Iain Farrimond – Senior Crown Prosecutor jailed for Attempted Murder

Iain Farrimond – Senior Crown Prosecutor jailed for Attempted Murder

Photo from the BBC


Lawyers, like any other people, can get in trouble with the law, as we have noted on many occasions in the past.

One case that caught our eye (and was referred to us by several people) is that of Iain Farrimond. Mr Farrimond was a distinguished lawyer for the CPS, a Senior Crown Prosecutor, but who was sentenced to six years in prison on 30th September 2016 for Attempted Murder.



The 27th May 2016 was his and Tina Farrimond’s 28th wedding anniversary. In the months leading up to the attack, Mr Farrimond had been suffering from work-induced depression.

On the evening of 26th May, nothing appeared to be amiss to Ms Farrimond – they had a conversation about their wedding anniversary.

They went to bed, but it seemed that Mr Farrimond could not sleep. He had been “increasing feeling that he couldn’t cope at work and was worried he’d have to leave his job. His increased workload and the introduction of the digital case system (by the CPS), which he was struggling to cope with, led him to desperation” (there is some more detailed coverage here).

It seemed that he determined that the only way forward was to kill his wife and himself and, after penning a suicide note, he fetched a knife and stabbed his wife.

Mr Farrimond’s intention was to kill her quickly in her sleep, but she woke up after being stabbed. Ms Farrimond took the knife from him, at which point Mr Farrimond hit her with a large ornamental cat.

She escaped to the bathroom, at which point Mr Farrimond called 999 and stabbed himself.

Ms Farrimond suffered 5 stab wounds and a fractured eye socket, but fortunately seems to have made a ‘remarkably successful‘ recovery.



Mr Farrimond was sentenced to 6 years, which is a very short sentence for Attempted Murder. But was that a merciful sentence, or an unduly lenient one?

The starting point is the Sentencing Guidelines for Attempted Murder (although these are now very old in these times of ever-increasing prison sentences).

Looking at the table at page 7, it would appear to be a Category 3 offence – although there may have been a period of time where Mr Farrimond was brooding over it, it would appear to have been a spontaneous attack.

Even so, there was clearly ‘some physical or psychological harm’, giving a starting point of 12 years and a range of 9-17 years.

Unsurprisingly given Mr Farrimond’s profession, he was of good character -not just in the sense of having no convictions, but there was a lot of good that can be said about him.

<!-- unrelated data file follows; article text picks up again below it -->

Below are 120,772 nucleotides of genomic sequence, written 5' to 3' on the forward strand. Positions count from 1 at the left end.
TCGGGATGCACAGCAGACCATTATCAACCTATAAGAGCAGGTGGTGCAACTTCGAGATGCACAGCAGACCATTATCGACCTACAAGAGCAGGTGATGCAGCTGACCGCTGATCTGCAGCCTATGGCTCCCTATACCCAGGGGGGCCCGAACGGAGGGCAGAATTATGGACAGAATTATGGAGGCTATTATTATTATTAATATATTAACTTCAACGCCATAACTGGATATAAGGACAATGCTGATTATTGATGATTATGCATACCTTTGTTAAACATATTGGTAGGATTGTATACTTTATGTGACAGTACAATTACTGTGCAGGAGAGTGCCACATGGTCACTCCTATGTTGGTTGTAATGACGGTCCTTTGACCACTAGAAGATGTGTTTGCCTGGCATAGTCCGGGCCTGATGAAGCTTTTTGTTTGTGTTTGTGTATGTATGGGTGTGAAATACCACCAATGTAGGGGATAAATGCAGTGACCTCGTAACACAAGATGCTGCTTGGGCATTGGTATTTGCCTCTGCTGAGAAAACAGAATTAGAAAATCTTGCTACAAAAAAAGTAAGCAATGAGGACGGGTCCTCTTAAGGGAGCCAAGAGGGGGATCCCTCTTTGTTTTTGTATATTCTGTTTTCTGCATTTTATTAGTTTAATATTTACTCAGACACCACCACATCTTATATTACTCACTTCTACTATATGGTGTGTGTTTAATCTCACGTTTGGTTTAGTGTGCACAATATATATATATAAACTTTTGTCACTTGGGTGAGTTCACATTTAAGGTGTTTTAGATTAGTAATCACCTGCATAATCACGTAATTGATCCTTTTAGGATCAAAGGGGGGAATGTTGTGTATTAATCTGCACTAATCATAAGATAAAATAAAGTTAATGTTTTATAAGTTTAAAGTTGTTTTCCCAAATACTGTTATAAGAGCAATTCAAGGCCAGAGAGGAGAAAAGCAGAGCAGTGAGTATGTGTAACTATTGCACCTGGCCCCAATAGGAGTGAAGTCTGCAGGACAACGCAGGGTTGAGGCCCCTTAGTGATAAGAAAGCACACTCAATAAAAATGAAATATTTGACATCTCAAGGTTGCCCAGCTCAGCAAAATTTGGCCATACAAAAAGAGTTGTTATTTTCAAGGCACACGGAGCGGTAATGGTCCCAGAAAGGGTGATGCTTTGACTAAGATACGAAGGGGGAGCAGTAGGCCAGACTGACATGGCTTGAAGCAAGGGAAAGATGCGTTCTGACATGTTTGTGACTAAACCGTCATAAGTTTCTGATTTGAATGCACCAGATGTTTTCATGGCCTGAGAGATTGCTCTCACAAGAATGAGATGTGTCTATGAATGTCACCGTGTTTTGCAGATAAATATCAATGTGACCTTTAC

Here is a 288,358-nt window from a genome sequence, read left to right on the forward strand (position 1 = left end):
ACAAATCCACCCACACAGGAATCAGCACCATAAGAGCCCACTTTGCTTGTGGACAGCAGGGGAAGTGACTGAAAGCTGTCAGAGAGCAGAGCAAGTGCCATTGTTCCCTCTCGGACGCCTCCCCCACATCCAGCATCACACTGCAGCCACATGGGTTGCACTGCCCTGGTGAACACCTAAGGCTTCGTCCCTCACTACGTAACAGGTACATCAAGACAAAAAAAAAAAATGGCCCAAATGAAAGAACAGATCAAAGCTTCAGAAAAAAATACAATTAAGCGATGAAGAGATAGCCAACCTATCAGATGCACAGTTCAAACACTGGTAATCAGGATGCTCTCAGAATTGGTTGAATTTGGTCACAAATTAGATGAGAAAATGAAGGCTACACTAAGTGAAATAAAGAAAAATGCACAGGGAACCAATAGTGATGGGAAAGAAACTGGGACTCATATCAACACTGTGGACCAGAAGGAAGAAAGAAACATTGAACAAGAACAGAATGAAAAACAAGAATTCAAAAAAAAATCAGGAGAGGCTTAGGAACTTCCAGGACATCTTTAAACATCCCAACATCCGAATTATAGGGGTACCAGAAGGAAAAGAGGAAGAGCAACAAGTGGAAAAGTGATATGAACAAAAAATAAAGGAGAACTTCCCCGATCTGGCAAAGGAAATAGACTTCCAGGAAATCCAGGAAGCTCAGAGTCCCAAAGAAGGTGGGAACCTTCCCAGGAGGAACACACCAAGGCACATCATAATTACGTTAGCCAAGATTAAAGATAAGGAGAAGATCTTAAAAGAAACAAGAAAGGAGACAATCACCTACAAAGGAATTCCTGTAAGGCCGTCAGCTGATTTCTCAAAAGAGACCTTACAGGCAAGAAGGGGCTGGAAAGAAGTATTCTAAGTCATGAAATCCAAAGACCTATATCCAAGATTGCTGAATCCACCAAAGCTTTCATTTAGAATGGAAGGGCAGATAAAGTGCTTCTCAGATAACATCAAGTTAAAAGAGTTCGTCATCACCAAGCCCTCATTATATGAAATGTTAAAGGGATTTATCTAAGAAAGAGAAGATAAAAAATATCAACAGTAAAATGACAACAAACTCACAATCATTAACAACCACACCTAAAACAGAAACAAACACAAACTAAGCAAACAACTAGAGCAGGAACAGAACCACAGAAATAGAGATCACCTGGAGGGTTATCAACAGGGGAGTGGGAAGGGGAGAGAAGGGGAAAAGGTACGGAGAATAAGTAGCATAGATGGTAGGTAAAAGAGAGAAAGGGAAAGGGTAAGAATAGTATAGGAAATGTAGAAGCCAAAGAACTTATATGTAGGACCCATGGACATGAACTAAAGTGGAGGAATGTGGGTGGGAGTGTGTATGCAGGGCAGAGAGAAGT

Importantly, there was no history of domestic violence. Further, Ms Farrimond spoke up in favour of her husband – she said that he “had been “the perfect husband” and was “the most loving, caring person I know”. 

Further, “I love him very much. I want him to receive the medical treatment he needs” … “All I want is for us to be a family again.

“Iain needs to get better and I will help with this in any way I can … I just want my husband to come home“.

The background of depressive illness is also mitigation. And there was a plea of guilty, with an admission at the scene. Although the view is often taken by the Courts and CPS that someone can plead guilty the first time that they are in Court, in a case like this is was clearly necessary to have some investigation of his mental health, and so it is likely that he would have received full credit.

Looking at it like that, it is easy to see why a sentence at the bottom of the bracket (say 9 years) was chosen, before being discounted to 6 years for a plea of guilty.

Although sentences have gone up since 2009 quite a lot, it is hard to see that the sentence passed here could be described as ‘unduly lenient’. As a sentence passed on a lawyer, it will attract attention from the authorities to ensure that he is not getting special treatment (in fact, lawyers tend to get a higher sentence if anything). We wouldn’t think it will get very far. It seems a fair sentence in a very difficult case.


Dan is a barrister at 2 Dr. Johnson’s Buildings practising in crime.


  1. Is there a specific reason why sentences in general have gone up since 2009? Was there a change in guidance following the 2010 election / coalition government? Just curious.

    • Is there a specific reason why men won’t stop murdering women? Maybe that’s the pertinent question.

      • Caroline – I think it’s the consequence of the constant (false) narrative in the media that sentences are going down (they’re not – they’re going up) and that crime is going up (generally not, it’s going down). It’s not a blip though, it’s statistically significant.

        LES – if you crack that one, you’ll win a Nobel Prize.

        But on a serious note, I suspect that there are many reasons and none, every murder is a product of years of experiences that culminated in the act.

        You will never stop every murder of course, and every one is different, but I can be pretty sure of one thing – tariffs going up or down 10 or 20% won’t make a difference to the murder rate.

  2. Hi
    Can you please explain how , after filling in an appeal against a magistrates court conviction , it gets looked at and decided if the appeal can go ahead or if it automatically is just given a new trial date in crown court?
    Many thanks